In Anissa Gray’s devastating novel, The Care and Feeding of Ravenously Hungry Girls, the fact that the matriarch of the family and her husband have been sentenced to prison for committing fraud is just the latest in a series of ruptures and betrayals for the Butler family. As the three Butler sisters take turns telling their stories, we realize that this crisis has just shown a spotlight on to all of the family’s closet skeletons.
Althea Butler is the oldest sister. Years ago, when her mother died, Althea was left to take up the role of mother to her younger siblings because their itinerant preacher father refused to stop traveling. Althea lasted four years, until she was 18 and married her sweetheart. Viola, the next youngest, bailed on her youngest sister and only brother when she got into college. Lillian struggled alone against her violent brother. Now, the sisters seem locked into the rolls they formed when they were younger. Althea is extremely stubborn and not always caring. Viola is terrified of responsibility and suffers from bulimia. Lillian struggles to care for leftover and abandoned family members to make up for things that were not really her fault.
I expected that this novel would focus mostly on Althea’s crime; I was very wrong. Althea’s crime remains in the background so that we can focus on what end up being more serious (but unpublishable) crimes the sisters have committed: playing favorites, abuse masquerading as tough love, emotional abandonment, refusal to apologize for past wrong. The emotional wounds run deep in the Butler family. All this might sound like it would make for a depressing novel. But, while there are parts of the book that are quite depressing, Althea’s sentencing may be the kind of crisis that forces the family to finally start making amends.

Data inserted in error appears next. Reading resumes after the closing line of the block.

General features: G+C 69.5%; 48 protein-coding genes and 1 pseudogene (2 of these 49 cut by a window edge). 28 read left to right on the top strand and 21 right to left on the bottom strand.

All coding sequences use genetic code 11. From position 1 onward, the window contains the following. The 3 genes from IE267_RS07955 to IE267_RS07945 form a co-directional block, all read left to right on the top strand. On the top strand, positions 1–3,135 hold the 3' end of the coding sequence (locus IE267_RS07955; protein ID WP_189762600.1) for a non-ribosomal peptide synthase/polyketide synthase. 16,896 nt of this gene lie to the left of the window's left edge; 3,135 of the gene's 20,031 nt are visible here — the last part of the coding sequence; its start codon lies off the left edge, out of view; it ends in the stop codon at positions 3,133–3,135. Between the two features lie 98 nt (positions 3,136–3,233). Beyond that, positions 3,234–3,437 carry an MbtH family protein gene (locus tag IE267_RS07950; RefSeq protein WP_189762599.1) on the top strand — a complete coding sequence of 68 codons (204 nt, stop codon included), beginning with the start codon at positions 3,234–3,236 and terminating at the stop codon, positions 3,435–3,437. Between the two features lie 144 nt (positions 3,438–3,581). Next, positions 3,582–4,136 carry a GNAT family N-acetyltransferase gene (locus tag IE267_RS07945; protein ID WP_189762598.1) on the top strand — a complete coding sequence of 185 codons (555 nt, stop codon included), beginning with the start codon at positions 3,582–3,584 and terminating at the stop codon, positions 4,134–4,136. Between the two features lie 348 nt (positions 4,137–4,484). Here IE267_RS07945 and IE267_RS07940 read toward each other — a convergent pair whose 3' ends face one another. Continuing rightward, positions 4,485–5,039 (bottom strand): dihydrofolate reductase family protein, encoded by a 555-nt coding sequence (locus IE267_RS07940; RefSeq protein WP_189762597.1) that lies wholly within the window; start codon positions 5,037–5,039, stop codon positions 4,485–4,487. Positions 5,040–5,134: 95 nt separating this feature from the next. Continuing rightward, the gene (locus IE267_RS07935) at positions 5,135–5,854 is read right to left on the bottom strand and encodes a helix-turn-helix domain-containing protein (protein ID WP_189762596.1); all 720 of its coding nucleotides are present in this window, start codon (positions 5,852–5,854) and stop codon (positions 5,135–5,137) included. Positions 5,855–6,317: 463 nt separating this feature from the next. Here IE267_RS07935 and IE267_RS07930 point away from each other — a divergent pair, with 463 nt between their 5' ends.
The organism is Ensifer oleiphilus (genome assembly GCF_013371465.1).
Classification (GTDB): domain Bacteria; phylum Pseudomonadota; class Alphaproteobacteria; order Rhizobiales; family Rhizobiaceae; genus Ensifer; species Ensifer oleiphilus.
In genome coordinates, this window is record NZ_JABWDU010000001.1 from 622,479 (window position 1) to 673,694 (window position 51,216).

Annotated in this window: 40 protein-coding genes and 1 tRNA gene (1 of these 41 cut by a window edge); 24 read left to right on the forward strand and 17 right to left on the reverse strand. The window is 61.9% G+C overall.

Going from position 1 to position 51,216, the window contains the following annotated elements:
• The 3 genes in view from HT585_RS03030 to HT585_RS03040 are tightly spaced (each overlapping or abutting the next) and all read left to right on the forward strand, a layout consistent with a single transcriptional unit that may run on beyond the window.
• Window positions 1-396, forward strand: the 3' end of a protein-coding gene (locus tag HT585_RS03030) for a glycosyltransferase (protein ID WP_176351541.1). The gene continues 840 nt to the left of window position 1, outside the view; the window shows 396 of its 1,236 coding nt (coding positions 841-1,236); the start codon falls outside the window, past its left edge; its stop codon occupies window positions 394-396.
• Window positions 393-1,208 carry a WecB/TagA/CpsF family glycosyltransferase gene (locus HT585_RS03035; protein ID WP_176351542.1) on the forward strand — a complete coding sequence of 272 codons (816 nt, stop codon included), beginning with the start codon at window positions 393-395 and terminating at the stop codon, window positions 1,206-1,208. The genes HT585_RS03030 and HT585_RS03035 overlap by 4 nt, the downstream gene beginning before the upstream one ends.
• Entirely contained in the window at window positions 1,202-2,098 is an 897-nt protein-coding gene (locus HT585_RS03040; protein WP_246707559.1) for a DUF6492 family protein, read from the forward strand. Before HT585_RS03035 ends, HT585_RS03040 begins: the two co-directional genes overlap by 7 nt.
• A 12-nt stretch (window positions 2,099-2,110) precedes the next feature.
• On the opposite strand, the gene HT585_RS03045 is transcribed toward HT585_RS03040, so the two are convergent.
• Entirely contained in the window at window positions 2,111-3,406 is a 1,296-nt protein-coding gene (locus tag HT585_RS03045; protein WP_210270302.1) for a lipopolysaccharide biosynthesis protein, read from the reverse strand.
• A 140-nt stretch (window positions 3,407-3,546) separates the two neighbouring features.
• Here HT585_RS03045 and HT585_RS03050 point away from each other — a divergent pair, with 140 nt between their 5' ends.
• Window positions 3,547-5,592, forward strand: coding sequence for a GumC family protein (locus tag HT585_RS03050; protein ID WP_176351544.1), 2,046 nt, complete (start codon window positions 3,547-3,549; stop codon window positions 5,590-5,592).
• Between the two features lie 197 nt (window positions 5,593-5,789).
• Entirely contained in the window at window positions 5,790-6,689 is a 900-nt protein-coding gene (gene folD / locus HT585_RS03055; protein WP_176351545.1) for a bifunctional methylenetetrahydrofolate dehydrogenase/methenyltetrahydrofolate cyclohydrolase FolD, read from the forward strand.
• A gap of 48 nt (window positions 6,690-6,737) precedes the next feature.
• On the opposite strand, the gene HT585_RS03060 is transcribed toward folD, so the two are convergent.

The Care and Feeding of Ravenously Hungry Girls is a deft but powerful portrait of a broken family. Above all else, it’s emotionally honest. Anything else would have felt cheap or too neat, especially given the effort Gray went to to create characters with fully realized mental illnesses and emotional trauma. Again, this sounds very depressing, but the characters–particularly Viola and Lillian–are stronger than they know. I love characters who discover their hidden depths even though they’ve been bruised and battered for years.
I received a free copy of this book from the publisher via NetGalley, for review consideration.